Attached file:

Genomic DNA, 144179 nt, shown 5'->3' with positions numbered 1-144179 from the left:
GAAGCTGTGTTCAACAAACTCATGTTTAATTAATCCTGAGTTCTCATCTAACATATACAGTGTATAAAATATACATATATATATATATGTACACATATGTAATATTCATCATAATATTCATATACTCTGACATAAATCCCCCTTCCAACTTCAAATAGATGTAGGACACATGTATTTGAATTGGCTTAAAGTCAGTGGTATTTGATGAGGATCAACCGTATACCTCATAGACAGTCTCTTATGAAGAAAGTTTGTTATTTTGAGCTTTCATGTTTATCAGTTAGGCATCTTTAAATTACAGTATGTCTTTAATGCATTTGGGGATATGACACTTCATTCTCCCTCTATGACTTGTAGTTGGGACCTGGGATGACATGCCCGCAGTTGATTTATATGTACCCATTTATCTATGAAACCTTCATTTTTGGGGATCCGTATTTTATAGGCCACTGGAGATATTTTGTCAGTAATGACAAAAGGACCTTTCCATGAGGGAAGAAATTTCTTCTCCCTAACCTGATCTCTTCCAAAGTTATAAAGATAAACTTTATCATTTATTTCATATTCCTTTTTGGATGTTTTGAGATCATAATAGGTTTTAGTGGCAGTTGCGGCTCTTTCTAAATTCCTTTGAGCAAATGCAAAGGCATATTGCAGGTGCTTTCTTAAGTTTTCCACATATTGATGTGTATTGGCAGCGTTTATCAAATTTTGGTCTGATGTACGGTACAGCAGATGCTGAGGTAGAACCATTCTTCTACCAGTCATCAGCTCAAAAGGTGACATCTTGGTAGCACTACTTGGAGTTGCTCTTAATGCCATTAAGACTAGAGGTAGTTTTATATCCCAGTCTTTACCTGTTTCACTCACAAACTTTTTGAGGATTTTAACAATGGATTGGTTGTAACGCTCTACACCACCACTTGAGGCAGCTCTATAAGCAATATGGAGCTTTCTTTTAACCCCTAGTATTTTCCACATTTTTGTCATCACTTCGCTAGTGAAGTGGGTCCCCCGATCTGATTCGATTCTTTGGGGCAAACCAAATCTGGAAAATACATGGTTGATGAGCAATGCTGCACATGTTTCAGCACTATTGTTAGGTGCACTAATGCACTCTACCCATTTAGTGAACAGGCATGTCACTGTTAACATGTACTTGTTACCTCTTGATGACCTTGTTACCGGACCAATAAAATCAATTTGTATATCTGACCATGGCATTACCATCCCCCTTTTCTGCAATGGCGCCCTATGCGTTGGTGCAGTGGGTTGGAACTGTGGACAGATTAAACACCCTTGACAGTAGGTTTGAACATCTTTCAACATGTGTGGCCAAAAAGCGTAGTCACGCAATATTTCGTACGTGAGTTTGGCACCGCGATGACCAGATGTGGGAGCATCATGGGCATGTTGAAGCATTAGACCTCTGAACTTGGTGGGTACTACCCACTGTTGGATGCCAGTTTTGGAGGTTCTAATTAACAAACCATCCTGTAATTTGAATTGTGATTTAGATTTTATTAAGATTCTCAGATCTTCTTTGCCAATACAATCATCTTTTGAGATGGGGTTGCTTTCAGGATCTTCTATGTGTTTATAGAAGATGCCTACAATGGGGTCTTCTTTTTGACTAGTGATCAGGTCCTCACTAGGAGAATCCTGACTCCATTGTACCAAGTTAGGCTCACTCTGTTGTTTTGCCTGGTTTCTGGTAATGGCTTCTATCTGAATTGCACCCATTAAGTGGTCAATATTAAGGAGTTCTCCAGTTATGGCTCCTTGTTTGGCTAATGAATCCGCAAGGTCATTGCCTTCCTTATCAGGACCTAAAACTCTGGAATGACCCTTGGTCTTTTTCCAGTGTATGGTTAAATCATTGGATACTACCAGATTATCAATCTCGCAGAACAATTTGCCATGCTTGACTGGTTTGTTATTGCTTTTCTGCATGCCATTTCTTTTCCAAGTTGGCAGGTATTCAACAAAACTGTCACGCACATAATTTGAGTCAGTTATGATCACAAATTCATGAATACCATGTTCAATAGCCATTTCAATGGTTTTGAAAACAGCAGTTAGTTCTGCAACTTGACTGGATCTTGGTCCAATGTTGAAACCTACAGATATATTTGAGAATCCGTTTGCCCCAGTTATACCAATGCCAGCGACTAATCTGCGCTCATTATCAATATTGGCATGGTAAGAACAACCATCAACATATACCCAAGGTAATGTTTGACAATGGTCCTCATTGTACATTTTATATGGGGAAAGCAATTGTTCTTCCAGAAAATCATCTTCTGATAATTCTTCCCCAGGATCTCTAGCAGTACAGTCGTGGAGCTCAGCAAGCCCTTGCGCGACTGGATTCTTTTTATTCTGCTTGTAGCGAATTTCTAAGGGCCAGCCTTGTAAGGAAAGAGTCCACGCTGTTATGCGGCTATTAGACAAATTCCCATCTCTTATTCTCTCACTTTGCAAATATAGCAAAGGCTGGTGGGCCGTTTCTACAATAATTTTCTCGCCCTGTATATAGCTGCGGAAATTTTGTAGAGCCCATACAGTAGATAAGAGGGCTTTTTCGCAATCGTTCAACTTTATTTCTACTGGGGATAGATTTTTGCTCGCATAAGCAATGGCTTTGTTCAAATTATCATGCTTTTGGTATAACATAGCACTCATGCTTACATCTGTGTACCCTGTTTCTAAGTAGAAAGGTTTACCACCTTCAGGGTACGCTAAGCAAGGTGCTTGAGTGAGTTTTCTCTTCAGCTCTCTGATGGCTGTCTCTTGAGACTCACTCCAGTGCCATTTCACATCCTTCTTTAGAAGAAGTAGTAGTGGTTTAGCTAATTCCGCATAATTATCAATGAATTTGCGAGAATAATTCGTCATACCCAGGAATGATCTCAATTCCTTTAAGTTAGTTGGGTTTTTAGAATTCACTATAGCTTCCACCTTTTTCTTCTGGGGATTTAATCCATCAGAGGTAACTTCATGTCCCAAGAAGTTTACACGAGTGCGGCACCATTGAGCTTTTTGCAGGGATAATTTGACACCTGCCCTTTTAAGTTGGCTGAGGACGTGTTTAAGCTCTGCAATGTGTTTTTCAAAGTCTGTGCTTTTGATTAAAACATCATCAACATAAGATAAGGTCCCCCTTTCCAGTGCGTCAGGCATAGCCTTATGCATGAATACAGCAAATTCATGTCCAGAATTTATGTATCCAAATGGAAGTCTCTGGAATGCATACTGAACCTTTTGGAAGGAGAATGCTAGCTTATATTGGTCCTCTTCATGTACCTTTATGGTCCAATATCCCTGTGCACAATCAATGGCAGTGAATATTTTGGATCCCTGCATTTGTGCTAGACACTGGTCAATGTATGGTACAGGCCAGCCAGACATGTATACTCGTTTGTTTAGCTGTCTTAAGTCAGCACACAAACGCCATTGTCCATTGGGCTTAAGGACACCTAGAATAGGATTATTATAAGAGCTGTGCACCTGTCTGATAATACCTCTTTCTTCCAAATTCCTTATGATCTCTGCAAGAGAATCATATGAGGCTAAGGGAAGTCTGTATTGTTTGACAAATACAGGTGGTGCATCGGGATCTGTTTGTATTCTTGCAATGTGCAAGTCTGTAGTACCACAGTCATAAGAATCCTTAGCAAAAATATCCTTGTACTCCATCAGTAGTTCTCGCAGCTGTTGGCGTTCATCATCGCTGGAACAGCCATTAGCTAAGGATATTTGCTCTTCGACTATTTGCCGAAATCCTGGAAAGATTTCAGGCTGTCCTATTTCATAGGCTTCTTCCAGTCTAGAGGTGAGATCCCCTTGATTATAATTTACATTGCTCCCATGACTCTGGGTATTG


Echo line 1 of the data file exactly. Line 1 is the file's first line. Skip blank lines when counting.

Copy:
Genomic DNA, 144179 nt, shown 5'->3' with positions numbered 1-144179 from the left: